I have always been appreciative of the celibate Roman Catholic clergy. There is clear Scriptural support for the way that this vocation stands in between this world and the next as a sign of the world to come, in which we shall not be marrying but shall be “like the angels.” It is not my opinion that it should be changed in the west, or that changing it would somehow fix all our problems.
Furthermore, I have been blessed with so many excellent priests, all of whom seem to “do celibacy well.” As a woman, I feel I can speak for most when I say that certain people exude more of a sexual energy than others. It is a blessing to have the spiritual fatherhood of a man who does not emanate that. I am sure it is not automatic but stems from discipline and the grace given to them by God to fulfill their chosen vocation. As I write this, I realize this is important for all priests, married or not; but, like most, I am conditioned to think that this must be harder for a man who is committed to a life without marriage and sexual intimacy. Do we not all have to wage this battle, married or not? Chastity is for all.
Since our former priest left, we have the still somewhat unique situation here in America of a married Byzantine Catholic priest, with a wife and two daughters. He is not the first married Catholic priest in our area. There is a former Methodist pastor who was ordained a Roman Catholic priest and received the permission of Bl. John Paul II to be ordained. As an Eastern Catholic, having a married priest shouldn’t be a novelty, so to speak, since it is a long-standing reality that married men get ordained in the East, but for a long time, the presence of married Eastern Catholic priests in America has been suppressed by Roman Catholic Bishops. The ones who were here were brought in from other countries, rather than ordained in America.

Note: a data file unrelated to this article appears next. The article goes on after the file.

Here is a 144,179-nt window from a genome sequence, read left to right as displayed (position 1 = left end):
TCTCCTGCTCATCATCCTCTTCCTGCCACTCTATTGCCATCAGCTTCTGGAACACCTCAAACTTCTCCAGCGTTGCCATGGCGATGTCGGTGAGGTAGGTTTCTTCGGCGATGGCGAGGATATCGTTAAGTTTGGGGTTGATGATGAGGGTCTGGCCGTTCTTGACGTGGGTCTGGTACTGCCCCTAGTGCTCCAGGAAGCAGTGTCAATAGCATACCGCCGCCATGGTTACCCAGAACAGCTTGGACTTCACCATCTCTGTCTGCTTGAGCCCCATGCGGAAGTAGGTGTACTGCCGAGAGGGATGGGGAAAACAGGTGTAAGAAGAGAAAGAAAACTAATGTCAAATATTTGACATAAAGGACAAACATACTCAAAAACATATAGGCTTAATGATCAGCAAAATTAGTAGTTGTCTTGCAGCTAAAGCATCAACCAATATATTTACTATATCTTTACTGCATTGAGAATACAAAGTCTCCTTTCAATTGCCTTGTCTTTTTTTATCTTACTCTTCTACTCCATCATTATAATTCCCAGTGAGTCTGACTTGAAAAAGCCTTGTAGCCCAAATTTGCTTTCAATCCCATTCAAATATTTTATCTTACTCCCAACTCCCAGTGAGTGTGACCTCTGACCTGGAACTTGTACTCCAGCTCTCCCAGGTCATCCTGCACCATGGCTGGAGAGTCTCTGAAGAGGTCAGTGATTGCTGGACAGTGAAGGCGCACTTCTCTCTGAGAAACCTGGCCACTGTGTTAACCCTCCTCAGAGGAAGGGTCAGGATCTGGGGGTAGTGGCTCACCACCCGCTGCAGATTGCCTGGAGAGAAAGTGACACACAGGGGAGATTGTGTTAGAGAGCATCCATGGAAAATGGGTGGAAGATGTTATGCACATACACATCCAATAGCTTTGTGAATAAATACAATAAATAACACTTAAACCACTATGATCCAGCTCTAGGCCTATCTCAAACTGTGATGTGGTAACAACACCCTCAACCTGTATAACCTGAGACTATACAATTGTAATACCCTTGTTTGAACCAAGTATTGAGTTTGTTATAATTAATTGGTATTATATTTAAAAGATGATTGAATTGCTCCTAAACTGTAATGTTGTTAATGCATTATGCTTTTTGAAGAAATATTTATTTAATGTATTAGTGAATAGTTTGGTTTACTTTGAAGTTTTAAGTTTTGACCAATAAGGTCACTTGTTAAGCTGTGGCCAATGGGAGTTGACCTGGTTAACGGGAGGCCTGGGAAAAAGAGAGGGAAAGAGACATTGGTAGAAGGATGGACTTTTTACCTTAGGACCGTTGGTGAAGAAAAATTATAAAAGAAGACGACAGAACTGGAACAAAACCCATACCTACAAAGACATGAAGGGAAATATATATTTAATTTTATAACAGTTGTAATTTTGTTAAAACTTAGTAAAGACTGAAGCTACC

To see the two daughters bounce into Liturgy during the week and take their spots in the front row, knowing that their dad is the priest and is celebrating the Liturgy and will soon feed them Holy Communion, really touches my soul. I am not finding it weird at all that he has a family that God has created through their union. It makes me sad that some people in the Roman Church think that a married priest somehow brings less grace than a celibate one. I remember having a certain attitude, as in, “A married priest can’t give his ALL to a parish.” Well, cope with it. He is a human being. And if he has a family, why on earth shouldn’t we appreciate the beauty of that and give him the space and time that he needs to do it well?
I probably manage to turn everything into some sort of issue with cosmic significance, but to witness the power and beauty of both mysteries of holy matrimony and holy orders in one human being is very profound.
As usual, I do not think this needs to be an "either/or" thing; to have both traditions alive and well is not only possible, but a reality.